Here’s Why A $5 Billion Fine Means Nothing To Facebook


Facebook was just hit with a $5 billion FTC fine on the Cambridge Analytica scandal that has followed them for a while and will probably be a mark that sticks for a while. And as much as this setback might be historical for the company and everyone else, everyone saw it coming and this might mean close to nothing to the giant social network.

This starts from the company itself that had already predicted a fine of between $3 bn to around $5 bn over the scandal as they were releasing their quarterly earnings report three months ago. So, it’s pretty easy to actually assume that the company already had a spare $5bn or even more saved somewhere for this. And even though the FTC chose to go for a higher fine, Facebook’s stock kept rising after the news had surfaced everywhere.

And if you may want more evidence on why this fine is muck like a wrist slap to the company, Facebook had earlier reported second-quarter revenues of $16.9 billion yesterday, a result that was 28% higher than last year’s income. So the real question turns out to be what the point of a government punishment is if the company cannot feel the loss.

And now that we’re pretty much on the same page, rebukes like SEC’s $100 million fine over “misleading disclosures” the company made around data risk, seems basically pointless. And after being found with their pants down, there have still been reports of the company giving data access to 12 partners after they said they would cut off the menace.


After accounting for $2 billion from the FTC’s fine as they had already saved away $3 billion from the last quarter alongside a tax expense of $1.1 billion, Facebook reported a net income of $2.6 billion which was a 49% decline from the previous year’s. And as much as this might not exactly be the best results, they can admit that they pretty much expected these one-time misfortunes.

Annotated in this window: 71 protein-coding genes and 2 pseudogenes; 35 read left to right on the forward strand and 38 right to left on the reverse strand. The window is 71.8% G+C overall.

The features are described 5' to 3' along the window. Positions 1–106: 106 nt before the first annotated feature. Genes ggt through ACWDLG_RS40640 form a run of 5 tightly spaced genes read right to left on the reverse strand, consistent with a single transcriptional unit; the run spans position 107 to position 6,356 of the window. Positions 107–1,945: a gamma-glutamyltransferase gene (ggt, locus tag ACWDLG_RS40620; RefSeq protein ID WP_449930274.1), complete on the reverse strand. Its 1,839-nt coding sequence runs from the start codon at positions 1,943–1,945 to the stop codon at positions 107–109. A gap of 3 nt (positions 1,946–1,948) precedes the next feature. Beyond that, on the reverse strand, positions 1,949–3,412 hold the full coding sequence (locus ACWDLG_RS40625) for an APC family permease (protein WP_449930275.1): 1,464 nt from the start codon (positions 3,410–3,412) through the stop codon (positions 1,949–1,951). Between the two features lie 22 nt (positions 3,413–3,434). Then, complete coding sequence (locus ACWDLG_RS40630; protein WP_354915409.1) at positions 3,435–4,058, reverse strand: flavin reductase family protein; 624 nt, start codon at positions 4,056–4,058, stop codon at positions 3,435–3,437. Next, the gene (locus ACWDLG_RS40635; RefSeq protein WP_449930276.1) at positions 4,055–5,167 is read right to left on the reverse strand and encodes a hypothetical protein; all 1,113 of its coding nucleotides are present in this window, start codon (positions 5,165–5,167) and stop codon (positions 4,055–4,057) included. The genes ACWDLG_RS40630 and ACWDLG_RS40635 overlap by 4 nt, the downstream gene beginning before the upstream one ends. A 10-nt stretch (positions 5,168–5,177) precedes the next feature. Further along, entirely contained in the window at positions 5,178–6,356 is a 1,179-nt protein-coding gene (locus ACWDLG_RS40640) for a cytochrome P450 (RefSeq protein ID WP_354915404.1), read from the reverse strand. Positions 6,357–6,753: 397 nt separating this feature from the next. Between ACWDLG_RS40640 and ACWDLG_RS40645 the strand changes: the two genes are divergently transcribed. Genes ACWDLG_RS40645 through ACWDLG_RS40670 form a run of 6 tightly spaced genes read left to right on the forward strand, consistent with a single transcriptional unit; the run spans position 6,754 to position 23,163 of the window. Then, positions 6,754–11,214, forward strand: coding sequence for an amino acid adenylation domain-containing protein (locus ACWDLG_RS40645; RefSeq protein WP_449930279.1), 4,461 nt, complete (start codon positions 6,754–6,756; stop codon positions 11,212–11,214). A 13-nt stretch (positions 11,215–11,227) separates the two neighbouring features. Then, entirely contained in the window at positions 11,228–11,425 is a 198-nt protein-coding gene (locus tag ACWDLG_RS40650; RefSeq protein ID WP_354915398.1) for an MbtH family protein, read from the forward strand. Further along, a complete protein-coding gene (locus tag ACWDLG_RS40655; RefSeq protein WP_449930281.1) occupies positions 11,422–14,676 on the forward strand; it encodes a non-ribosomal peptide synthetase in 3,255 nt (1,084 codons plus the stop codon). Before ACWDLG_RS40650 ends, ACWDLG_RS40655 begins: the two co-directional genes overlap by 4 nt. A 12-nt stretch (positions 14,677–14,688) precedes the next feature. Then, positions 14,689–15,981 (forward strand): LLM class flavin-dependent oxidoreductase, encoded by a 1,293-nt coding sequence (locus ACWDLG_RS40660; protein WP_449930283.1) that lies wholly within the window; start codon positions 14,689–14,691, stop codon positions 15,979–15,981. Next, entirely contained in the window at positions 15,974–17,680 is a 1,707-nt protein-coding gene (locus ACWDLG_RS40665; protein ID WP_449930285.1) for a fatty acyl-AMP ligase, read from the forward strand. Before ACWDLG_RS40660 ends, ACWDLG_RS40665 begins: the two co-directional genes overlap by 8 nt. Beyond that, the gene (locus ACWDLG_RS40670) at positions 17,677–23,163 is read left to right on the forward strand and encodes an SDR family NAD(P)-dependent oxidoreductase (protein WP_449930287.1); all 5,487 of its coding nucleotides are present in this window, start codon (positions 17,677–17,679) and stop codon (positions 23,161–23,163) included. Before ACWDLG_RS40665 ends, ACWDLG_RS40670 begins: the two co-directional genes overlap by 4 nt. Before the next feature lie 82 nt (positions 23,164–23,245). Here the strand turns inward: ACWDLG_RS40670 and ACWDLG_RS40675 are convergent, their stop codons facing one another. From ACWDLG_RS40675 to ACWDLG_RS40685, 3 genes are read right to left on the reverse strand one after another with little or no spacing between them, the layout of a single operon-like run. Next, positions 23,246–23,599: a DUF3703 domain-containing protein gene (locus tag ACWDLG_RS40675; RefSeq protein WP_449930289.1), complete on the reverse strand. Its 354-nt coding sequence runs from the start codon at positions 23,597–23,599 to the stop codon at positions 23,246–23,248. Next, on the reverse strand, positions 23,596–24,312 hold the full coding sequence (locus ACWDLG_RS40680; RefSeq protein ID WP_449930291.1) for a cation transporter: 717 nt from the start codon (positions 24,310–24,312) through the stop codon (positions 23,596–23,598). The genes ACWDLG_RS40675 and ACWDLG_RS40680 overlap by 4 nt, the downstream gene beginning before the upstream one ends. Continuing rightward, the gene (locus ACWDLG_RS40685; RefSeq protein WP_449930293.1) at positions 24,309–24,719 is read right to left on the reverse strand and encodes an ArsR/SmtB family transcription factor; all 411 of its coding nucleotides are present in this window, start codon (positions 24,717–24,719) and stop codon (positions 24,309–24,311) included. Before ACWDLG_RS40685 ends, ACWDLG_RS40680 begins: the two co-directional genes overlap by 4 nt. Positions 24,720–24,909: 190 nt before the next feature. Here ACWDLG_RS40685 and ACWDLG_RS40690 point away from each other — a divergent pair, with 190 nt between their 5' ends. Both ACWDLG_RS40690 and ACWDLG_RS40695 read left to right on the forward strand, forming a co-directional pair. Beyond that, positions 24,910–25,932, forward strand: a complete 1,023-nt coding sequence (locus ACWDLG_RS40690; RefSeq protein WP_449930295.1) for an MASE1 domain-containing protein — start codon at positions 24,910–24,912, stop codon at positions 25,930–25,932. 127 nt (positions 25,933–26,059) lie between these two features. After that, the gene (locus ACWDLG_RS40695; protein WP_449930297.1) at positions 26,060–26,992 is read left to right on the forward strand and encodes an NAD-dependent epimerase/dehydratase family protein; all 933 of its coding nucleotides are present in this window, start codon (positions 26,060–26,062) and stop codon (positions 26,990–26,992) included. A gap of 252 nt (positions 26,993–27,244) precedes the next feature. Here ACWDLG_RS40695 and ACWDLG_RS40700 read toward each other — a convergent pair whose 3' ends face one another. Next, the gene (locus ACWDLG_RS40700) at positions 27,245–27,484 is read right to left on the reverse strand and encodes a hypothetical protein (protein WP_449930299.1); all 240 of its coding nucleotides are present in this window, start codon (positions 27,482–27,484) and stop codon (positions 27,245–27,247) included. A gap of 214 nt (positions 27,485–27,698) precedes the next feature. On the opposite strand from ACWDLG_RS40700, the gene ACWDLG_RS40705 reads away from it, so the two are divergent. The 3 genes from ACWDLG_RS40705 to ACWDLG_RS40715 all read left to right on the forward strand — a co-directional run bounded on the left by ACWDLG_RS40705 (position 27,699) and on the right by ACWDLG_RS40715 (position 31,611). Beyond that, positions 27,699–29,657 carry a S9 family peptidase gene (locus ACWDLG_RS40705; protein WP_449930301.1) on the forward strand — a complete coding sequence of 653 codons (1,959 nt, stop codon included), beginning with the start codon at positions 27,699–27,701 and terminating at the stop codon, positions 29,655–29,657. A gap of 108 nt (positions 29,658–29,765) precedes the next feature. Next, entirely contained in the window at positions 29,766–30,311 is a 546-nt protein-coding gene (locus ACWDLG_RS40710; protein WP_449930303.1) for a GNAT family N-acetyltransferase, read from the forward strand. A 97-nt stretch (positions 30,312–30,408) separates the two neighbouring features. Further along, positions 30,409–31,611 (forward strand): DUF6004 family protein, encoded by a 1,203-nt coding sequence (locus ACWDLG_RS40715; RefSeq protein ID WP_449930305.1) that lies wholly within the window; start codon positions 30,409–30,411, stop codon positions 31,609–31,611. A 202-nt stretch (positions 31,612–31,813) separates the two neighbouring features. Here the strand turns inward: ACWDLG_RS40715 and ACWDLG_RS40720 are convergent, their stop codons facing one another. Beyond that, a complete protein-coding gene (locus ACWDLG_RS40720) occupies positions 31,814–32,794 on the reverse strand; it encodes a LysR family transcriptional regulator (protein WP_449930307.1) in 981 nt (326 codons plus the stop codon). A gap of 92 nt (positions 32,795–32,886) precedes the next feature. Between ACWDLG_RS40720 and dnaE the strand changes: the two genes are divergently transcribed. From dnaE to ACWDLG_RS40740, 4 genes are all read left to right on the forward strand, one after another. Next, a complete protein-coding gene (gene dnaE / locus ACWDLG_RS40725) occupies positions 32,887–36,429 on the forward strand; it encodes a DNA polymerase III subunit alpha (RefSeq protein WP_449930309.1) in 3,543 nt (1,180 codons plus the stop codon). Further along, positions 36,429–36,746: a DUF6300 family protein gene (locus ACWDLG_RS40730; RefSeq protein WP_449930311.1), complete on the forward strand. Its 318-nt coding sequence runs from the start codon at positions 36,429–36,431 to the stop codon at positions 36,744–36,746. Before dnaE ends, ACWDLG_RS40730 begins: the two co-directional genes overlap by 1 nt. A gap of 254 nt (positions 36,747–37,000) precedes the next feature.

If we spoke about the masses they control, you will be annoyed (or happy) to hear that the network’s growth is not shaking at all as it reportedly claimed 2.4 billion monthly active users during the quarter and 1.59 billion daily active users, both of which are 8 per cent higher than last year.

And when other apps like WhatsApp, Messenger and Instagram, the company boasts of 2.7 billion monthly users with 2.1 billion using them every day on average. Moreover, the company reported that 94% of its ad revenue came from mobile ads, a rise from last year’s 91%.

And we might go on about how well Zuckerberg is doing amid all these stale reputations but the whole point is users don’t seem to care much that their favourite platform is facing legal actions all over the place concerning their own data privacy.

During the revenue reports, Zuckerberg went on to say that executing new independent privacy committee, which was a mandate from the FTC settlement would mean a longer time before new features are implemented. Which is not much of a surprise if you have been reading this article all along because it’s clear they don’t care much about what happens as long as they are getting more users by the day and more money in the end.

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